We were an office full of mostly female, mostly Guess Culture people. My colleagues and I would frequently get angry or be mystified by his gall. We of the Guess Culture thought that we were required to say yes. As our boss, we wrung ourselves out at times, trying to find a way to say “yes” to requests that were not actually ok with us.

The first time he asked me for something I simply could not do, I nearly went into full melt down. After days of wringing myself dry, trying to screw up the courage to say no, fearing that I would be screamed at or lose my job… I did my best to center myself and steady my nerves, closed my eyes, stammered, stumbled… and said no.

I waited for the blast of fury. I opened one eye.

He shrugged and said, “Ok. No problem.”

Excuse me?!? Can I please have the last three days back?!?


I finally understood that some people and some cultures expect you to show up with an authentic yes or no, to say not now, or negotiate. I came to understand that this man often asked for things that were even beyond what he needed because he expected to have a healthy negotiation where I counter with what I want. He enjoyed the process of co-creating an acceptable solution. In fact, he respected me more when I pushed back! 

He didn’t hide who he was or what he wanted. He invited me to own who I am and what I want. We were more authentic with each other. With our creativity in full force, we were able to develop some intriguing ideas and to get to know one another much better.

The best of both worlds

The direct approach of Ask gives us the opportunity to be more ourselves and to receive a more authentic person in the exchange. The emotionally-loaded approach of Guess attempts to interact with thoughtfulness and compassion.  The direct approach of Ask can be harsh and angsty, especially for people who fear explosions. The emotionally-loaded approach of Guess can leave us never knowing where we really stand with people and feeling that it is unsafe to share parts of us that we fear will be rejected.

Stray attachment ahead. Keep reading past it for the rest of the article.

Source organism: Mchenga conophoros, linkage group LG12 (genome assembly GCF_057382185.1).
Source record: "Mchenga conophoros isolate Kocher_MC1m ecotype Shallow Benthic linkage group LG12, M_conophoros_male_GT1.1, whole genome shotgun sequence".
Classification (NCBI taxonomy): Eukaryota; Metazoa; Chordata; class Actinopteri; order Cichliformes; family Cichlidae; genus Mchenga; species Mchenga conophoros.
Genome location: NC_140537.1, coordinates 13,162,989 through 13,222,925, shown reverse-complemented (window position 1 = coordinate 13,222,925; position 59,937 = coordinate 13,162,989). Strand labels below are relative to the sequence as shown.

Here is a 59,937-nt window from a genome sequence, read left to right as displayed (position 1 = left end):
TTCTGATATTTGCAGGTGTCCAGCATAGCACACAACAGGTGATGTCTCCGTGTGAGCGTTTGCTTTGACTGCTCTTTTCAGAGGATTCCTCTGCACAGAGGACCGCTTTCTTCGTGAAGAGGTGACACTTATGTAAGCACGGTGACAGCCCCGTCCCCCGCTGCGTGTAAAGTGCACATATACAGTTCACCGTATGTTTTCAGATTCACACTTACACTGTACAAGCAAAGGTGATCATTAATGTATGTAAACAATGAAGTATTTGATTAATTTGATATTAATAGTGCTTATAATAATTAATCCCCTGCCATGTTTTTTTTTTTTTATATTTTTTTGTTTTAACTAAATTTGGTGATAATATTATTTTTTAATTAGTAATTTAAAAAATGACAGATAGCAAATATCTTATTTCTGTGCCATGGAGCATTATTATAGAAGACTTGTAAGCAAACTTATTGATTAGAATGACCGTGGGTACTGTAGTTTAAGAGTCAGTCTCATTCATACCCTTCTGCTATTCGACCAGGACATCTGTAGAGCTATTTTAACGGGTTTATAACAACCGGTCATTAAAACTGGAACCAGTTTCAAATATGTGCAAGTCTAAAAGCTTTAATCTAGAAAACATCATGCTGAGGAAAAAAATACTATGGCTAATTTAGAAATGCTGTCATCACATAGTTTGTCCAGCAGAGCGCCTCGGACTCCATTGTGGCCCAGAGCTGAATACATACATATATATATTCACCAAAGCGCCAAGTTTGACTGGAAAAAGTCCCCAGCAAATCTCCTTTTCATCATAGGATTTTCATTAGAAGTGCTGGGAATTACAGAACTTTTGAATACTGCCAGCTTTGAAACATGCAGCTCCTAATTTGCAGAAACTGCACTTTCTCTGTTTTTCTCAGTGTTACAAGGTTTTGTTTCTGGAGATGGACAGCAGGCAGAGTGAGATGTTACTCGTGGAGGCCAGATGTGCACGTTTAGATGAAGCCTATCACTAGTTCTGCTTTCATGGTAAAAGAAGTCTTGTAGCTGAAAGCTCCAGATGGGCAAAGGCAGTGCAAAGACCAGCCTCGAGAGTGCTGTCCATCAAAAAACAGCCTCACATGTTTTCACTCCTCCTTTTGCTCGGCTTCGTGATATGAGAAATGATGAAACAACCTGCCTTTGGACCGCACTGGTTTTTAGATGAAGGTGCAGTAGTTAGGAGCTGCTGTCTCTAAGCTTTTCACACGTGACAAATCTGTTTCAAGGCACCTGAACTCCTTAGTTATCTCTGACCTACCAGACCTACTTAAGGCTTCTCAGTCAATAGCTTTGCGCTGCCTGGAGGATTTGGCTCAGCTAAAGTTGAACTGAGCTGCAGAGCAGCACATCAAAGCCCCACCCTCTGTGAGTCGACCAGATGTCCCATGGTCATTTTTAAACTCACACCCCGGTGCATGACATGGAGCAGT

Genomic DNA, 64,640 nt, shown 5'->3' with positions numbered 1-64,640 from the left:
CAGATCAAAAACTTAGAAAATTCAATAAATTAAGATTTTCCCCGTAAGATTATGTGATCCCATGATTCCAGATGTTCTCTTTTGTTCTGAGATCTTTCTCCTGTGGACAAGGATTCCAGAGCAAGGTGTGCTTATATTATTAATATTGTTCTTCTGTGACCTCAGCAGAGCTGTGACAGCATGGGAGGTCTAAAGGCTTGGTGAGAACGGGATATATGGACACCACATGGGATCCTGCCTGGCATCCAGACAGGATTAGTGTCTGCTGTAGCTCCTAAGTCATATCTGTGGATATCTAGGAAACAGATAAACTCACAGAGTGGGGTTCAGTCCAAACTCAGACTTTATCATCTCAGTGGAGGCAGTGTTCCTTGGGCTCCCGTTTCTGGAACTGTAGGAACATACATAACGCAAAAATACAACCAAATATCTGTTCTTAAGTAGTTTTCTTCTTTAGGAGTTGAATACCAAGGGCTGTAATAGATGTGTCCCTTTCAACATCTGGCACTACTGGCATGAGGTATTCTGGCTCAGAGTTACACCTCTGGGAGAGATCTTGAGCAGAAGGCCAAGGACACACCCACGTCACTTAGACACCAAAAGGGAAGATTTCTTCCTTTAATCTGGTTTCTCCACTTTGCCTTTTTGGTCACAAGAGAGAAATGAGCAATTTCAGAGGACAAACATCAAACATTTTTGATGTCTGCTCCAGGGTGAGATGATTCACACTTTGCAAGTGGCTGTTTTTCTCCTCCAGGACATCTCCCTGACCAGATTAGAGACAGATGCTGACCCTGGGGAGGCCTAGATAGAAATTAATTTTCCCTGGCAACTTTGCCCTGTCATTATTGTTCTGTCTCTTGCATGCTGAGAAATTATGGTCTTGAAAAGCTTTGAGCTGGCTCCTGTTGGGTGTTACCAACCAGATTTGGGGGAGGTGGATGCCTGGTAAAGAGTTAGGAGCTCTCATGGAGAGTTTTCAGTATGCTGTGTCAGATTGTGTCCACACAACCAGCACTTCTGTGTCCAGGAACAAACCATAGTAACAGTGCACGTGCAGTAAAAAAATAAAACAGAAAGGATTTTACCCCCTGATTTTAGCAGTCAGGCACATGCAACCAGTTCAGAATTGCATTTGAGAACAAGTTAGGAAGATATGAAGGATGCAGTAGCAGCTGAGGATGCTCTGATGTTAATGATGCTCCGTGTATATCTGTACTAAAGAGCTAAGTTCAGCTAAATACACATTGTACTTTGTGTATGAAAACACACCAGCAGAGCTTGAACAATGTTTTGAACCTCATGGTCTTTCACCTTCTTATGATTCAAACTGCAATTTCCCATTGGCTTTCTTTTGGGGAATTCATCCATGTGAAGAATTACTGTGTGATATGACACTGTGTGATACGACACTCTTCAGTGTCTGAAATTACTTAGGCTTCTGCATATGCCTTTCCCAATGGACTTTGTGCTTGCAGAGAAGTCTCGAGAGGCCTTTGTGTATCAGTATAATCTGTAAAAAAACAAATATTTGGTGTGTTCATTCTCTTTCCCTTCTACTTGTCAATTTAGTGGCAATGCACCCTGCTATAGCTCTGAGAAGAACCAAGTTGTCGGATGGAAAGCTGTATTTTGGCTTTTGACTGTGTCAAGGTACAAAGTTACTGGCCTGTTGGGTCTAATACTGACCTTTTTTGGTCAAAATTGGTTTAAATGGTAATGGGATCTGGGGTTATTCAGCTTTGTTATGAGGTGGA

So let’s keep the positives of both and ditch the hurtful parts.

Back to Aunt Martha

Using the XYZ Formula, that solution might sound like this: “Aunt Martha, we totally trust that you are keeping COVID boundaries that work for you,” (a version of “when you X…”) “but it leaves us feeling very uncomfortable with having you at our house for the holiday.” (“… it leaves us feeling Y…”) We’d like to work together with you to find creative ways to bring you into the celebration from a distance. (“… And we would prefer that you Z.”) Are you willing to brainstorm with us?

At the end of it, we will all know one another better, and, we will have kept ourselves safe.

Two things to note

First, notice that I didn’t suggest we go into the reasons why her presence is not ok with us. We don’t need to justify or argue about why we choose what we choose for ourselves and our households. These are our boundaries to manage. No one else has to understand or agree.  If we know Aunt Martha to be one of those people who will try to talk us out of our boundaries, we are not about to hand her free ammunition.

Secondly, remember that we cannot guarantee that Aunt Martha will respond well. She doesn’t have to play along with our “rules.”  Guess Culture would have us wrestling and wrangling and trying to get our therapists to tell us just the “right” way to approach Aunt Martha so that she doesn’t lose her sanctification on us. Regardless of how well we know Aunt Martha, all of those mental calisthenics are not guaranteed to give us a better response.

You can’t control how healthy or unhealthy Aunt Martha is. That’s her job. Your job is to show up in your relationships as healthfully as you can. If Martha loses her mind, you do not have to argue back, justify or even entertain her unhealthy behaviors. It might not be nice to tell Aunt Martha that you are getting off the phone now or to not respond to her text, but it is loving, thoughtful and kind. (It isn’t very loving, respectful, thoughtful or kind to enable her bad behavior.)

What about you?

Thinking about your relationships, past and present, do you lean more toward Ask or Guess? What positive and negative results have you gotten from each? How might you tweak your social style to get the benefits from each without their liabilities?

I wish you creativity, stamina, conviction, and health in every dimension.

If you’re struggling in your relationships, drop me a line here.  I’m happy to help any way I can.